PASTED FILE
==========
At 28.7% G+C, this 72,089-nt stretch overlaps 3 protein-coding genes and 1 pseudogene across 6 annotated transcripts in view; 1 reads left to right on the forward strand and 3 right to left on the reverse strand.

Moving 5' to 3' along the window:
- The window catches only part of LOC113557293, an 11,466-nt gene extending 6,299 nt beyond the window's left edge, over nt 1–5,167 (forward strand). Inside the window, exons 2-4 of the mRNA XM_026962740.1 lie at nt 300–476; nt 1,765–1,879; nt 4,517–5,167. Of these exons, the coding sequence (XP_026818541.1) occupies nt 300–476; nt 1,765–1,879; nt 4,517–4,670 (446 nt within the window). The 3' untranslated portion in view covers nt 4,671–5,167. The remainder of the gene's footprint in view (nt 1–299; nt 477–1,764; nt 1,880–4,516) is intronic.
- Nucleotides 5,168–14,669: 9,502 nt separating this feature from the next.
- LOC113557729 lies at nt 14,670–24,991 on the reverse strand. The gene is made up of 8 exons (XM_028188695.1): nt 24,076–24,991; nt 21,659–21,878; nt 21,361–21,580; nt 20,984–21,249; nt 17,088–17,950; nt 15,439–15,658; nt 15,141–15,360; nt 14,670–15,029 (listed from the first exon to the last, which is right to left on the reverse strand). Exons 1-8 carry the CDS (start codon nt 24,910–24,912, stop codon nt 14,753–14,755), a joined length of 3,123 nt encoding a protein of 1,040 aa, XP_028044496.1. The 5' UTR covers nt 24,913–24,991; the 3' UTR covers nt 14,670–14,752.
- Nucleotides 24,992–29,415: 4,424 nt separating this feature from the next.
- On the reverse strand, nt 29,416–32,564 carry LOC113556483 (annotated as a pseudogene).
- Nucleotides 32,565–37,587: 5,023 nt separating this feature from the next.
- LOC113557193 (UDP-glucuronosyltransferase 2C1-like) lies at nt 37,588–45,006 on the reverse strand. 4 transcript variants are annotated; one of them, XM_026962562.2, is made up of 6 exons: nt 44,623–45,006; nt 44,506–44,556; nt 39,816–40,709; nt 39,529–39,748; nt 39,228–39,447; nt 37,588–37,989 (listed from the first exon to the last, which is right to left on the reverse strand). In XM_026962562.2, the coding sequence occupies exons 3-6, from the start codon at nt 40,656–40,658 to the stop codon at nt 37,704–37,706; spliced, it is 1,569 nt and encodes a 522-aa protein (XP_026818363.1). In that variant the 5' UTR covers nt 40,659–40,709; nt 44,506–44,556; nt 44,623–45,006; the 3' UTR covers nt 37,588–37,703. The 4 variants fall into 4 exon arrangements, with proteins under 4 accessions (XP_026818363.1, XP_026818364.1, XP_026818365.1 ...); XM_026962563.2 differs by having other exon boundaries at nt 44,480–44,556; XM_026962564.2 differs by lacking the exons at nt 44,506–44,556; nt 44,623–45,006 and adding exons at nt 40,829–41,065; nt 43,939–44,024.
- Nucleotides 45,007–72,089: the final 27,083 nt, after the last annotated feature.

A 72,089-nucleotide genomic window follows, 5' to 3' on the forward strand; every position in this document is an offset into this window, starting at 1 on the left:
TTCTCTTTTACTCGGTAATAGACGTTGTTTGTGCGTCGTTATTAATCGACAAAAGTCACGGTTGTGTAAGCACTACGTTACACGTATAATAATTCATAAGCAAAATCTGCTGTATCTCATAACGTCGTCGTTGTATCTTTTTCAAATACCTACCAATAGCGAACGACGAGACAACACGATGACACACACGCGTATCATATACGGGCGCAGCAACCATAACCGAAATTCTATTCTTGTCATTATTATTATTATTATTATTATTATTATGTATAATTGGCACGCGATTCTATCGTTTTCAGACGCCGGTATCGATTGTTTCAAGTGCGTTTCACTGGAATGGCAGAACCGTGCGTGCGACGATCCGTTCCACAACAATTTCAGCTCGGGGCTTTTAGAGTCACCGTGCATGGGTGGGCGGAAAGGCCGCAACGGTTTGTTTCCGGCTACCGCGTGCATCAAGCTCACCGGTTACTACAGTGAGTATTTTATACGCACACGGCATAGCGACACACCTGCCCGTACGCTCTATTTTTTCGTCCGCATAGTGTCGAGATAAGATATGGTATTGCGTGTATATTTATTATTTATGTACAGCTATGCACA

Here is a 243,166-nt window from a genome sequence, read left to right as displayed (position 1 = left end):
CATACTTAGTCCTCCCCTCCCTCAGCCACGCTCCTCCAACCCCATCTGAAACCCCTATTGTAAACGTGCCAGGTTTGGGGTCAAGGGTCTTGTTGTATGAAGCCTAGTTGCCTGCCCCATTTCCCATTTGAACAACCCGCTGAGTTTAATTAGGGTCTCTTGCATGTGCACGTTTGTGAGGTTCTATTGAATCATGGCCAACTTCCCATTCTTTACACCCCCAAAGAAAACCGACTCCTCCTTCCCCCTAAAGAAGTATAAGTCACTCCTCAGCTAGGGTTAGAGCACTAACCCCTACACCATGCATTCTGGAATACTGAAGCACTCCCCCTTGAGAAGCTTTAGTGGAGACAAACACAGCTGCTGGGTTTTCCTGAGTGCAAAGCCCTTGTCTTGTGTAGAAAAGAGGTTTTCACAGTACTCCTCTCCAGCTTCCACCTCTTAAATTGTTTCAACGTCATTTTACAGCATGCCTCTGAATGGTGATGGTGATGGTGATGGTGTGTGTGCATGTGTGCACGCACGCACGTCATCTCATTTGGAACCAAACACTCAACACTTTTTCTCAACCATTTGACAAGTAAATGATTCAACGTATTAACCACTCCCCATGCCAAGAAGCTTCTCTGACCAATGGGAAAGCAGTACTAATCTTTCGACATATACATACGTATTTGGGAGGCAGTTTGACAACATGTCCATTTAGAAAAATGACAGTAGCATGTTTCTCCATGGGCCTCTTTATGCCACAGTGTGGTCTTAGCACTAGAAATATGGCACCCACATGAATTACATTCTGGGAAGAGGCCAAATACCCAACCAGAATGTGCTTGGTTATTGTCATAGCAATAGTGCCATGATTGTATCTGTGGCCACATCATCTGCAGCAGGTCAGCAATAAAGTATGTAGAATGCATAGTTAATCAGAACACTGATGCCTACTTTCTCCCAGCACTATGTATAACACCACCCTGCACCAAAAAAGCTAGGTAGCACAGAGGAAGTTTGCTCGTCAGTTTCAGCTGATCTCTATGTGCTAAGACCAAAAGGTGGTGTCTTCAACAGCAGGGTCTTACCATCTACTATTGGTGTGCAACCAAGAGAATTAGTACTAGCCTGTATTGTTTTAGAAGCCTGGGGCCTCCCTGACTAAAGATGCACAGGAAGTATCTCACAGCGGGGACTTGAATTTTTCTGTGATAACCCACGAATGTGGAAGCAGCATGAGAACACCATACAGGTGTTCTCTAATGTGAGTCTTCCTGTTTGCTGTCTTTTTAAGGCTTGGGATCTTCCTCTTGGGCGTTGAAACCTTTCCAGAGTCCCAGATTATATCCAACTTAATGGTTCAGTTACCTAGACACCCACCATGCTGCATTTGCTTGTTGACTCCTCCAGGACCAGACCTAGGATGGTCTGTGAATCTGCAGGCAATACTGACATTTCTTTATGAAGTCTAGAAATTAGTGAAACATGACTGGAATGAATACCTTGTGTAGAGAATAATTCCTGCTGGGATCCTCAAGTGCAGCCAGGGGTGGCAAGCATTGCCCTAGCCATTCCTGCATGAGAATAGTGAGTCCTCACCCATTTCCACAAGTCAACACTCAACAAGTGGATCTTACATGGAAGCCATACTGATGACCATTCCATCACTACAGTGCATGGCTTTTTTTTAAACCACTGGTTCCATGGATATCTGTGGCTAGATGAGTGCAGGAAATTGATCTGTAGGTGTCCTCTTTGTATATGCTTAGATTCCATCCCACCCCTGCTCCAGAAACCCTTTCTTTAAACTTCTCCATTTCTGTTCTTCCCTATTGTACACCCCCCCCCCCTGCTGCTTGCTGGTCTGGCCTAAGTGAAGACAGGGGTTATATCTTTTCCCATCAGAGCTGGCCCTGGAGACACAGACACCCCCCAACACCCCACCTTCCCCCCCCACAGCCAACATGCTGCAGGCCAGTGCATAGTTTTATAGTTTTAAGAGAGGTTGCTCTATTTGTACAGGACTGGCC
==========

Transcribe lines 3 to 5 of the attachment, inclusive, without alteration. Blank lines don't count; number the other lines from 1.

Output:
- The window catches only part of LOC113557293, an 11,466-nt gene extending 6,299 nt beyond the window's left edge, over nt 1–5,167 (forward strand). Inside the window, exons 2-4 of the mRNA XM_026962740.1 lie at nt 300–476; nt 1,765–1,879; nt 4,517–5,167. Of these exons, the coding sequence (XP_026818541.1) occupies nt 300–476; nt 1,765–1,879; nt 4,517–4,670 (446 nt within the window). The 3' untranslated portion in view covers nt 4,671–5,167. The remainder of the gene's footprint in view (nt 1–299; nt 477–1,764; nt 1,880–4,516) is intronic.
- Nucleotides 5,168–14,669: 9,502 nt separating this feature from the next.
- LOC113557729 lies at nt 14,670–24,991 on the reverse strand. The gene is made up of 8 exons (XM_028188695.1): nt 24,076–24,991; nt 21,659–21,878; nt 21,361–21,580; nt 20,984–21,249; nt 17,088–17,950; nt 15,439–15,658; nt 15,141–15,360; nt 14,670–15,029 (listed from the first exon to the last, which is right to left on the reverse strand). Exons 1-8 carry the CDS (start codon nt 24,910–24,912, stop codon nt 14,753–14,755), a joined length of 3,123 nt encoding a protein of 1,040 aa, XP_028044496.1. The 5' UTR covers nt 24,913–24,991; the 3' UTR covers nt 14,670–14,752.